Plasma cutting involves using ionized gas to melt and expel material, making cuts in metal. Plasma cutters are most often used in fabrication shops, automotive repair and restoration, industrial construction, and salvage and scrapping operations. The specialized machines can cut any electrically conductive metal, including steel, aluminum, copper, brass, and other ferrous and non-ferrous materials.
So, how does the plasma cutting machine actually work? It sends an electric arc through a gas that is passing through a constricted opening. The gas can be shop air, nitrogen, argon, oxygen, or another type of gas, depending on the operation. The machine elevates the temperature of the gas so much that it enters a fourth state of matter—plasma.
Whether a laser cutting or plasma cutting system is right for you depends on your organization. Laser cutting systems are typically more expensive to operate but they offer a level of detail that plasma cutting doesn’t. If you’re looking to do more engraving details or cutting out small shapes from metal, a laser cutting system will be right for you. However, if you’re looking to make simple cuts, a plasma cutting system will be the best option.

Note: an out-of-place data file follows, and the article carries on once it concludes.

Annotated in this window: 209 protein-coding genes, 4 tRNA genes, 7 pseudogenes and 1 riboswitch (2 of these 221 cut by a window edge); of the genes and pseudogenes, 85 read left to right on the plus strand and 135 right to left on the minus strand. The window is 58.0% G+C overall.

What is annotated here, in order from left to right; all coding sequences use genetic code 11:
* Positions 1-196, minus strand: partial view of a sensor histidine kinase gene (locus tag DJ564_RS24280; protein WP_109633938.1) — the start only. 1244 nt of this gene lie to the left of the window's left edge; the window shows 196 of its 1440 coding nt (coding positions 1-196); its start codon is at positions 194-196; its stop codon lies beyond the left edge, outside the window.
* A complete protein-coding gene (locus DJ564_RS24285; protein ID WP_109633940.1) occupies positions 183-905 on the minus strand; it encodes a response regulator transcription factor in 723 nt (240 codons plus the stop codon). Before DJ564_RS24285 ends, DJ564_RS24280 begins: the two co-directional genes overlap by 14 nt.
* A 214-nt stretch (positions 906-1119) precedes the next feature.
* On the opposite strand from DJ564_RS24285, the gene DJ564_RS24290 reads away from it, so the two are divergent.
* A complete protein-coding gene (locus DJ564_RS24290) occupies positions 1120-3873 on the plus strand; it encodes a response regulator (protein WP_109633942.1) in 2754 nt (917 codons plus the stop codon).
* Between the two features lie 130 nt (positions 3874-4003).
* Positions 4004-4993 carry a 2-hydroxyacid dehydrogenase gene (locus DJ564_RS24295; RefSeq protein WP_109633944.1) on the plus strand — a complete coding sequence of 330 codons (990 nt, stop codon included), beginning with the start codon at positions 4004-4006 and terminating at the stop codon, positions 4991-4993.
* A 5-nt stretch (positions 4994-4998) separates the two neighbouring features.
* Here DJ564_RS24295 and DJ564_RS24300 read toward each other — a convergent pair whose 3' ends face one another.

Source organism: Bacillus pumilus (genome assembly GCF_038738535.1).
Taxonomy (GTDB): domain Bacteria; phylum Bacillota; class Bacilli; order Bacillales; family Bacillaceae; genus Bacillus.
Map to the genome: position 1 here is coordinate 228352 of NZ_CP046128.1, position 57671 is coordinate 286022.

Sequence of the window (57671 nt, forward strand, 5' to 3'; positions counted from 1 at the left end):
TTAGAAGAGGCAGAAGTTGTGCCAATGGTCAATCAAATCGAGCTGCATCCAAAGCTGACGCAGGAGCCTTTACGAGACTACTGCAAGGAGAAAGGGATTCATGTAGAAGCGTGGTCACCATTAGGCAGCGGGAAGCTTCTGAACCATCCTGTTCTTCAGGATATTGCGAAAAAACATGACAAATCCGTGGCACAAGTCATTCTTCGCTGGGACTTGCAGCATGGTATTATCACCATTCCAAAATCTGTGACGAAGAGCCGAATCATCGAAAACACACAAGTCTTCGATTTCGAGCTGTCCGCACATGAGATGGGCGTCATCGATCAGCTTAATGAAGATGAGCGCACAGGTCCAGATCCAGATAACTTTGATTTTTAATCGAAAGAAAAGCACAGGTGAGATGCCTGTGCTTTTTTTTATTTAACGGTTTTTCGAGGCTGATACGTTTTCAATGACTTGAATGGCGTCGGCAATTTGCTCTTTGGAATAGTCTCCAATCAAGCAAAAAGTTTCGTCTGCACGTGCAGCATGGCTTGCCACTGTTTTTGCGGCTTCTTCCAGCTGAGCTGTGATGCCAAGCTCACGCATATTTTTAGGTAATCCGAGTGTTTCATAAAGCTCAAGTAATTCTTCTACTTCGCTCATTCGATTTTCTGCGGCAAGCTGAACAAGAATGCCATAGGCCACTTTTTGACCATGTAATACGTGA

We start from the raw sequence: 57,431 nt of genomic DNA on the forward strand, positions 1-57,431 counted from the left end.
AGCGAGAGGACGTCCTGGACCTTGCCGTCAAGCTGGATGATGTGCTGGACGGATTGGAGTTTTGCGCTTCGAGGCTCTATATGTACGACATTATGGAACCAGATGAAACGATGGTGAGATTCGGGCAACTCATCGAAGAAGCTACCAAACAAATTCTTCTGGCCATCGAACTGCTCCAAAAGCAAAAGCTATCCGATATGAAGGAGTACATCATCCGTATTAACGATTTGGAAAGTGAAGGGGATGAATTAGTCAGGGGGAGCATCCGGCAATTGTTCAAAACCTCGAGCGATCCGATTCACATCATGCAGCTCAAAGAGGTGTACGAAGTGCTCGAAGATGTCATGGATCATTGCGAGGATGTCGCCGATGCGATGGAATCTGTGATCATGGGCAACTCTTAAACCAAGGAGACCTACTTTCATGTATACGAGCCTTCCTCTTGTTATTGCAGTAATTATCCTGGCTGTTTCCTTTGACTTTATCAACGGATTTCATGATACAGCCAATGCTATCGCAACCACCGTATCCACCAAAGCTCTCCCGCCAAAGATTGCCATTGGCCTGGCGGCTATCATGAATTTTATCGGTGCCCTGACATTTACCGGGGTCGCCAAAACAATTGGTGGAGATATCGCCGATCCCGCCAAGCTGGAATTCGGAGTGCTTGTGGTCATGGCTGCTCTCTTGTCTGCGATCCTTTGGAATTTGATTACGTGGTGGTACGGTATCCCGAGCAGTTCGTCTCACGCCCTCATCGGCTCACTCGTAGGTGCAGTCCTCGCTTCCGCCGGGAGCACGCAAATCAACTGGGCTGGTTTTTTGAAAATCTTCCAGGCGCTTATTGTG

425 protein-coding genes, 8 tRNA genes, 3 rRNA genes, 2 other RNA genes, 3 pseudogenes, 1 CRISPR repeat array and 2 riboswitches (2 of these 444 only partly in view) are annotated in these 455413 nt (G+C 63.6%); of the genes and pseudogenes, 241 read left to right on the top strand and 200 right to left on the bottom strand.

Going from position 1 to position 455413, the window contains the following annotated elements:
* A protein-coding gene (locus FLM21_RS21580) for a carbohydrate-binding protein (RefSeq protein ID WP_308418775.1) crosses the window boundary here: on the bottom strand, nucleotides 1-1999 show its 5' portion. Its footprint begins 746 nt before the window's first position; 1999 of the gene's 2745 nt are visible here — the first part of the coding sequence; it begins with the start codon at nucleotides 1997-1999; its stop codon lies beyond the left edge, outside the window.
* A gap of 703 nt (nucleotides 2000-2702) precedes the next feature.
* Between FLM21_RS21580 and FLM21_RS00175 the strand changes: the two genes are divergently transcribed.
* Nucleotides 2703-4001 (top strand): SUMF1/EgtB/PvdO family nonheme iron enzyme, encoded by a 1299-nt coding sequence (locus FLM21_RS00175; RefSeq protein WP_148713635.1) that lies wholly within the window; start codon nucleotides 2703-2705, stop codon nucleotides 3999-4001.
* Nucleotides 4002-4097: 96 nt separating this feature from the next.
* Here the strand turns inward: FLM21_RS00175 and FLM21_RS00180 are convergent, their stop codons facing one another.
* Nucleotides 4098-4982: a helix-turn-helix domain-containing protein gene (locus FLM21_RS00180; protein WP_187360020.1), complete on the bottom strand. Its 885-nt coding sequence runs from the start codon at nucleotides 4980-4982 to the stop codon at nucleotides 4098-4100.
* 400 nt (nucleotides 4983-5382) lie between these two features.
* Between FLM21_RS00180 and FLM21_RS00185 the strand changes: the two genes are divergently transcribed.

It will also depend on what kind of metal you’re cutting. Plasma cutting systems can cut through thicker sheets of metal than laser cutting systems. Plasma can cut through metal up to 3 inches thick, whereas lasers can cut through .5 inch thick aluminum, .75 inch thick stainless steel, and 1 inch thick steel. However, plasma can only cut through metals that conduct electricity, whereas lasers can cut through most types of metal—excluding copper—along with wood, plastic, glass, and other materials.
At AKS Cutting Systems, we’re well-versed in matching our customers with the right cutting system for their operation. We’ll work with you to understand your unique needs and recommend one of our durable, accurate, and reliable cutting systems.